The number of women podcast listeners continues to inch higher, with the latest Edison Research data showing they make up 46% of monthly podcast listeners. Similar to how racial diversity of hosts has brought in new listeners, the industry is working to create more shows by and for women. The just-announced inaugural class at the Seneca Women Podcast Academy is offering an indication that strides are being made.
“We thought if we could do a competition, we could measure the interest and we could provide the opportunity,” said Seneca cofounder Melanne Verveer. “We had hundreds of respondents who wanted to be a part of this, and it was an extremely difficult process to narrow it down --but now we're going to be able to get the chance to hear from these extraordinary people.”
Seneca, which partnered with iHeartMedia, kicks off a six-week program next month that will teach a group of ten female creators. They will also receive a stipend and top-of-the-line audio equipment to produce episodes of their shows, which will all become part of the iHeart-distributed Seneca Women Podcast Network.
“We know from the growing numbers of listeners that we have tapped something critically important and that there is a yearning for these kinds of conversations,” said Verveer. “It's such an intimate vehicle in which to have a conversation,” she explained during a presentation for ad buyers Thursday.
Seneca Women teamed up with iHeartMedia to help produce and distribute its podcasts. Gayle Troberman, iHeart’s Chief Marketing Officer, said they too identified a need for more female podcasters. “We saw that we were at risk of having a sort of microcosm of white male voices,” she said. It also fit into iHeart’s pledge that at least half of its investments in new shows and creators would be for diverse voices. “Seneca Women's Network has just been such an important part of that,” said Troberman.
Seneca Women, an online women’s rights community, launched the Seneca Women Podcast Network in 2020 with the support of Procter & Gamble who is also backing the Seneca Women Podcast Academy.
P&G Vice President Allison Tummon Kamphuls said the launch came as the consumer products goods maker was in the middle of a larger examination of where it was sourcing its content and advertising and concluding too few women and minorities were part of its mix. ”We create products for women and girls, and we've always had a commitment to gender equality. Along the way, we've gotten really clear about where we can make an impact through our advertising, and other areas of our business,” said Camphol’s. That has led the company to not only focus on women's economic empowerment and education, but also using the advertising and the content that it creates to support those messages.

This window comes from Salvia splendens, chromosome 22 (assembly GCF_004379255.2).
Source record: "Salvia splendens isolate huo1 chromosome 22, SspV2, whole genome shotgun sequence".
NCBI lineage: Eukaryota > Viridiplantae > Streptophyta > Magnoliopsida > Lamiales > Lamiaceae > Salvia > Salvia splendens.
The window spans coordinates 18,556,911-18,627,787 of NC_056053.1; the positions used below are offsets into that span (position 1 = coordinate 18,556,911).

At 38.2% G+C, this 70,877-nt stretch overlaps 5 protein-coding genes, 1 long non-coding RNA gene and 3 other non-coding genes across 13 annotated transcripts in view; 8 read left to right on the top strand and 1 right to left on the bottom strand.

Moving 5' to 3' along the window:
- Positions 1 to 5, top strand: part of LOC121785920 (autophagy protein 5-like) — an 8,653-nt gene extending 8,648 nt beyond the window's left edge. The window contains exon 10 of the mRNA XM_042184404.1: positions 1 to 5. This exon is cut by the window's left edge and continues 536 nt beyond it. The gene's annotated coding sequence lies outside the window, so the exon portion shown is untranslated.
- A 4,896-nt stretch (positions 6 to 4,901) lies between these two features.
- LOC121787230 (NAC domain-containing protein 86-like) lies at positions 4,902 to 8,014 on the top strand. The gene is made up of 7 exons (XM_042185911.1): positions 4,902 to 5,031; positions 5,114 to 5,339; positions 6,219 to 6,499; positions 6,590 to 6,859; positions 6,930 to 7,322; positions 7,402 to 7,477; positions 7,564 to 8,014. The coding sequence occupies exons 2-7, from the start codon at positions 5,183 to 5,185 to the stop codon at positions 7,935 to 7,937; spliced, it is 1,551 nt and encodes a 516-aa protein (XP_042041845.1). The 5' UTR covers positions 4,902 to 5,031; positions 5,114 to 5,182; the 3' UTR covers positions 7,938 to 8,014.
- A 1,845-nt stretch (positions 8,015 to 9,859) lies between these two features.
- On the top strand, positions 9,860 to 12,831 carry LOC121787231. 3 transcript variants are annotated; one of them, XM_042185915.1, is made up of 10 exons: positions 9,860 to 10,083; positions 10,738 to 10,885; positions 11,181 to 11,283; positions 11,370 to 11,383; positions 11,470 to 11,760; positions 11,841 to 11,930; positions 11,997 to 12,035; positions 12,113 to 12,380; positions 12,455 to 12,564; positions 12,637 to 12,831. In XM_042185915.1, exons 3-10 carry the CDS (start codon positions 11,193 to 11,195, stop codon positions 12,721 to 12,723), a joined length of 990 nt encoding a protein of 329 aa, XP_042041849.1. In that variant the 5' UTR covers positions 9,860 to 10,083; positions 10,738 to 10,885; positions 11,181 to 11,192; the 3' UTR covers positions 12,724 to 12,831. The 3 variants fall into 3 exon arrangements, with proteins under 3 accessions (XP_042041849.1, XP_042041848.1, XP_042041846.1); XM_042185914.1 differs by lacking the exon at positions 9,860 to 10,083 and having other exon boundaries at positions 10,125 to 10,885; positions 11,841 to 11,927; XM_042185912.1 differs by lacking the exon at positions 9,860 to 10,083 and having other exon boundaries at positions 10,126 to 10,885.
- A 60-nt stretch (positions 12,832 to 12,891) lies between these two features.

“It's really important to us that we have accurate portrayal of not only women and girls, but also of men and boys and showing men and boys doing household chores, showing women and girls in underrepresented areas like STEM or business and leadership,” said Kamphuls. “There were certain beliefs and stereotypes, and our goal has been to shift this narrative. And so our role in that is making sure in media that accurate portrayal is there so that we could dispel some of these myths. And when you see accurate and more authentic representation of women and girls, and men and boys and people of all gender identities.
Dr. Laurie Santos, host of Pushkin Industries’ The Happiness Lab, is one of the female podcasters already attracting listeners. The series was born out of lectures the Yale University professor gave and quickly caught on. Rather than write a book, which Santos said can “get stale,” she saw podcasting as a way to convey real voices in her stories about how to use evidence-based practices to feel happier.
“It really was just the sort of perfect storm where I could share these narrative stories and these little soundbites about scientific tips you could use to be happier. And what's amazing is that it's resonated,” said Santos. “As a scientist, it's been fantastic to sort of see this medium and what can be done with it.”
Bridget Todd, host of There Are No Girls on the Internet, said some of the biggest hurdles she faced when launching her podcast were ones she created herself. “When I first started podcasting, I spent a lot of time worrying about the way that my voice sounded, and I worried about every little response that I got,” she remembered. “I wish I could go back in time and say, don't spend any time worrying about how your voice sounds. You don't need to have a fake hourglass voice to be taken seriously as a podcaster.”
Coming from academia, Santos thinks not only does podcasting mean a woman doesn’t need to worry about hair or wardrobe like on TV, she thinks the barriers of entry overall are easier achieved for women in podcasting. “It hasn't been a medium that's been around for a long time, and that means that we can make it our own,” she said. “It's really welcoming for women for diverse voices. And that, for me. is really exciting.”